In Search of Mozart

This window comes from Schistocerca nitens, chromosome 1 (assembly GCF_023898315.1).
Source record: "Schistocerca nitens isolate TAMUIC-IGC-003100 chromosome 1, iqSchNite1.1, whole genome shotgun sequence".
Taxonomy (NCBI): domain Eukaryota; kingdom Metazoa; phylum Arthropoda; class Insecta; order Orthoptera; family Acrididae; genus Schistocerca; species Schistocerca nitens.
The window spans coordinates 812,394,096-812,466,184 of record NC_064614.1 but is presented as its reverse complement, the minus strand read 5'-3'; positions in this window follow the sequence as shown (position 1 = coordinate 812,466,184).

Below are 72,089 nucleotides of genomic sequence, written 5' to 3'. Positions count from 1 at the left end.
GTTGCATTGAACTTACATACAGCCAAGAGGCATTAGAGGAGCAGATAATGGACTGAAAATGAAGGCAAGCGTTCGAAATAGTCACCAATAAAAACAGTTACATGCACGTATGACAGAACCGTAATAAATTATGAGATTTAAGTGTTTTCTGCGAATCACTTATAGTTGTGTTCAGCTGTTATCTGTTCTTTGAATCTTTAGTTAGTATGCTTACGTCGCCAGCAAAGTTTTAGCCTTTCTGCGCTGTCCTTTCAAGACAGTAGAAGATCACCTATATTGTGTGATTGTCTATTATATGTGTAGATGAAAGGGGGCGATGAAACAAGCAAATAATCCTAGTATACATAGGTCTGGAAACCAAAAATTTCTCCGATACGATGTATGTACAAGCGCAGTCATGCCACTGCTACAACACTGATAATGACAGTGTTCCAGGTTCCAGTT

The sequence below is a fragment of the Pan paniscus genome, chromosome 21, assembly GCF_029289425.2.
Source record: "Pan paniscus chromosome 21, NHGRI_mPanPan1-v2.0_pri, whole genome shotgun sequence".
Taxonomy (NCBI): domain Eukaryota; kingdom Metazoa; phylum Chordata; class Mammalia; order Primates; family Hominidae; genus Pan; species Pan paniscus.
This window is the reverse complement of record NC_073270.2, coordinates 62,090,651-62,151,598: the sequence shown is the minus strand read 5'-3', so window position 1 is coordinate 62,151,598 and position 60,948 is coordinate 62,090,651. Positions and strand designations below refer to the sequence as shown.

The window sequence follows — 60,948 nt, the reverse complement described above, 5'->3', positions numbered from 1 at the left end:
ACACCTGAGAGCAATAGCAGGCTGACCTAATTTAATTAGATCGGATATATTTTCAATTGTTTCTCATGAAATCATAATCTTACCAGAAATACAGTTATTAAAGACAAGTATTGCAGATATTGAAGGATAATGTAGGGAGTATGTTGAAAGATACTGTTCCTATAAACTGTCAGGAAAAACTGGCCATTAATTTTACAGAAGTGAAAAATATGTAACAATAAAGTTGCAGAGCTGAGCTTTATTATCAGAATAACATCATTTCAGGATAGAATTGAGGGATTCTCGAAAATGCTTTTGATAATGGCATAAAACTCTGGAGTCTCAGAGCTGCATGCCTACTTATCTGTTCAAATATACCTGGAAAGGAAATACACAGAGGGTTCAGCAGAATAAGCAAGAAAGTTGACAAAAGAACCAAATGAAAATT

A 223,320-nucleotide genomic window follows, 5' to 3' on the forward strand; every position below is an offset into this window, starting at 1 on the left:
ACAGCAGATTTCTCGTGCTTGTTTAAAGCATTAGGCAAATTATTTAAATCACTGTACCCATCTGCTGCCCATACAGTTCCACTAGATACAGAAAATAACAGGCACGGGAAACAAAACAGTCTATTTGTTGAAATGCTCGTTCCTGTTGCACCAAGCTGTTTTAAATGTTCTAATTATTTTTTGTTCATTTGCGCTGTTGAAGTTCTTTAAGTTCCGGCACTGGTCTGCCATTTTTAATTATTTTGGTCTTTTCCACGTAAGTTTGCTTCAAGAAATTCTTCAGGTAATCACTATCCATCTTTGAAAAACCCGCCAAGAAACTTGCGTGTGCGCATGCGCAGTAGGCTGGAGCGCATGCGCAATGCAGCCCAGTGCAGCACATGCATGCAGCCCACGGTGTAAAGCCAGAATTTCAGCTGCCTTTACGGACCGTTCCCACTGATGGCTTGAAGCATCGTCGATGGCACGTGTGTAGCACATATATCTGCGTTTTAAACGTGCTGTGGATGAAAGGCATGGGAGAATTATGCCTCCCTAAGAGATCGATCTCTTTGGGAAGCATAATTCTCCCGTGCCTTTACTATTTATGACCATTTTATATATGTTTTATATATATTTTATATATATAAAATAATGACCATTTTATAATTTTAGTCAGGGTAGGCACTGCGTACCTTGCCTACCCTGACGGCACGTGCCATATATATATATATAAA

Wolfgang Amadeus gets lionizedand somewhat embalmedin this solemn Festschrift by British filmmaker Phil Grabsky. At two hours plus, In Search of Mozart should really be seen in its original format, a television series structured around performances of Mozart's music (ineffable) and excerpts from his correspondence (lively and flatulent), with narration by actress Juliet Stevenson, she of the mellifluous syllables. Grabsky's search for visual stimulus occasionally gets a little desperate, as in endless aerial pans over the rooftops of Salzburg, capped by a panicked cutaway from news of Mozart's marriage, to a couple of contemporary be-jeaned lovebirds holding hands on city streets. The music is divine, but the film sags beneath several tons of expert talking heads. Against this torrent of bombast, it's refreshing to hear Jonathan Miller, alumnus of Beyond the Fringe turned opera director, vehemently inveigh against the "Glyndebourne view" of Mozart's famous gassiness. The film sniffs mightily at Milos Forman's Amadeus, but even if you thought that film over the top and off the wall, you might find yourself wishing for a little more "Volfie" and a little less Saint Wolfgang.
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